As used herein, the term “comparing” refers to making an assessment of how the proportion, level or cellular localization of one or more biomarkers in a sample from a patient relates to the proportion, level or cellular localization of the corresponding one or more biomarkers in a standard or control sample. For example, “comparing” may refer to assessing whether the proportion, level, or cellular localization of one or more biomarkers in a sample from a patient is the same as, more or less than, or different from the proportion, level, or cellular localization of the corresponding one or more biomarkers in standard or control sample. More specifically, the term may refer to assessing whether the proportion, level, or cellular localization of one or more biomarkers in a sample from a patient is the same as, more or less than, different from or otherwise corresponds (or not) to the proportion, level, or cellular localization of predefined biomarker levels that correspond to, for example, a patient having subclinical brain injury (SCI), not having SCI, is responding to treatment for SCI, is not responding to treatment for SCI, is/is not likely to respond to a particular SCI treatment, or having/not having another disease or condition. In a specific embodiment, the term “comparing” refers to assessing whether the level of one or more biomarkers of the present invention in a sample from a patient is the same as, more or less than, different from other otherwise correspond (or not) to levels of the same biomarkers in a control sample (e.g., predefined levels that correlate to uninfected individuals, standard SCI levels, etc.).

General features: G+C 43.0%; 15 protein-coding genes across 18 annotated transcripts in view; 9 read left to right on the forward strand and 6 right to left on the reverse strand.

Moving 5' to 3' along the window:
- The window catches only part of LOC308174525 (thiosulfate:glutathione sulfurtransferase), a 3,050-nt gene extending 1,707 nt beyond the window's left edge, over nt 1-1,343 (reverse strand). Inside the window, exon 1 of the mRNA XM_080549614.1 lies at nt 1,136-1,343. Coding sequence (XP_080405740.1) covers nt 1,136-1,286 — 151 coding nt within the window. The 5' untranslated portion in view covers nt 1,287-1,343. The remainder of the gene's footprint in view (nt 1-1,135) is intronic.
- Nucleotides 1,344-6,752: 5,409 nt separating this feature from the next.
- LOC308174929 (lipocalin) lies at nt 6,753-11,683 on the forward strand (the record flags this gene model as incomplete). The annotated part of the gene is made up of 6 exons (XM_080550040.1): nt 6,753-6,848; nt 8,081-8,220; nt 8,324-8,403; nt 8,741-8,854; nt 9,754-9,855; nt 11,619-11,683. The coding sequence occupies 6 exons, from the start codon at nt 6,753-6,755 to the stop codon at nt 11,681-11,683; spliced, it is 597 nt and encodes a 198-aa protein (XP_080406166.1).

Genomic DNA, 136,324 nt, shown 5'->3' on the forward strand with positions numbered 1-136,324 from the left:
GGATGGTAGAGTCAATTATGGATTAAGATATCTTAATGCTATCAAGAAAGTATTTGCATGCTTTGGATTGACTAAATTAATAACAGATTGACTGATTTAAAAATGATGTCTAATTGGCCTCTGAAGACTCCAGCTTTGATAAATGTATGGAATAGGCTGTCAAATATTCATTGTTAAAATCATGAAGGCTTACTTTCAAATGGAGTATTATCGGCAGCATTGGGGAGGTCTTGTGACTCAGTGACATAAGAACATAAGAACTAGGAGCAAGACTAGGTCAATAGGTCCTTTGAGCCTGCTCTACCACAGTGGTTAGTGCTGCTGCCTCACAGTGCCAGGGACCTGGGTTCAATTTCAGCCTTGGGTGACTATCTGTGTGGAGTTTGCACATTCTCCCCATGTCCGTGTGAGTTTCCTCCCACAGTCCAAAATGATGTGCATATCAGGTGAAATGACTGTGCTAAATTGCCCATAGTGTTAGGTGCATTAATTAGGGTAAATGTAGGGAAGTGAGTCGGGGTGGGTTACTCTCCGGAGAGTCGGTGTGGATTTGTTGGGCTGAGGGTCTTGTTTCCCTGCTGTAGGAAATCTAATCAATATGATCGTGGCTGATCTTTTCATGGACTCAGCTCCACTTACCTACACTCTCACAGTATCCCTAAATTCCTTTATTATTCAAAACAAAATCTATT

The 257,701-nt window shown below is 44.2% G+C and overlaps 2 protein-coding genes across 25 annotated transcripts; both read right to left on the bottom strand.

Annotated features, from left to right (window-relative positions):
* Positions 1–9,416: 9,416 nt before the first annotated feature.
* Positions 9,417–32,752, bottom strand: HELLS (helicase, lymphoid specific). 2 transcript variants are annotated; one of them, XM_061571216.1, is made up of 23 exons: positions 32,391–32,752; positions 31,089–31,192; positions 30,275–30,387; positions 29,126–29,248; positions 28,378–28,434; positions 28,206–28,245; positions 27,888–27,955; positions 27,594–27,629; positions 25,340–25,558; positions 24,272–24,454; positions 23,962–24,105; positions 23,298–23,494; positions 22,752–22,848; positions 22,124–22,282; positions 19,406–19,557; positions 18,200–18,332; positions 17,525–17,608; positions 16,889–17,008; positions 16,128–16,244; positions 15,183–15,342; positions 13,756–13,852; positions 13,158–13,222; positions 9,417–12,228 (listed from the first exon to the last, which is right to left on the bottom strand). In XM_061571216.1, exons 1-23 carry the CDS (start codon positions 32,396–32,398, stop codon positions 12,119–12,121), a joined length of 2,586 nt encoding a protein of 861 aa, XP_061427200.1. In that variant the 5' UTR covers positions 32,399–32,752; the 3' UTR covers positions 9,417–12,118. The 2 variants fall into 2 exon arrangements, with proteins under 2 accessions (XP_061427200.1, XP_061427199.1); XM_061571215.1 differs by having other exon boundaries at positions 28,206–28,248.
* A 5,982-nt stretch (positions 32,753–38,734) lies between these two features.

As used herein, the terms “indicates” or “correlates” (or “indicating” or “correlating,” or “indication” or “correlation,” depending on the context) in reference to a parameter, e.g., a modulated proportion, level, or cellular localization, in a sample from a patient, may mean that the patient has SCI. In specific embodiments, the parameter may comprise the level of one or more biomarkers of the present invention. A particular set or pattern of the amounts of one or more biomarkers may indicate that a patient has SCI (i.e., correlates to a patient having SCI). In other embodiments, a particular set or pattern of the amounts of one or more biomarkers may be correlated to a patient being unaffected (i.e., indicates a patient does not have SCI). In certain embodiments, “indicating,” or “correlating,” as used according to the present invention, may be by any linear or non-linear method of quantifying the relationship between levels of biomarkers to a standard, control or comparative value for the assessment of the diagnosis, prediction of SCI or SCI progression, assessment of efficacy of clinical treatment, identification of a patient that may respond to a particular treatment regime or pharmaceutical agent, monitoring of the progress of treatment, and in the context of a screening assay, for the identification of an anti-SCI therapeutic.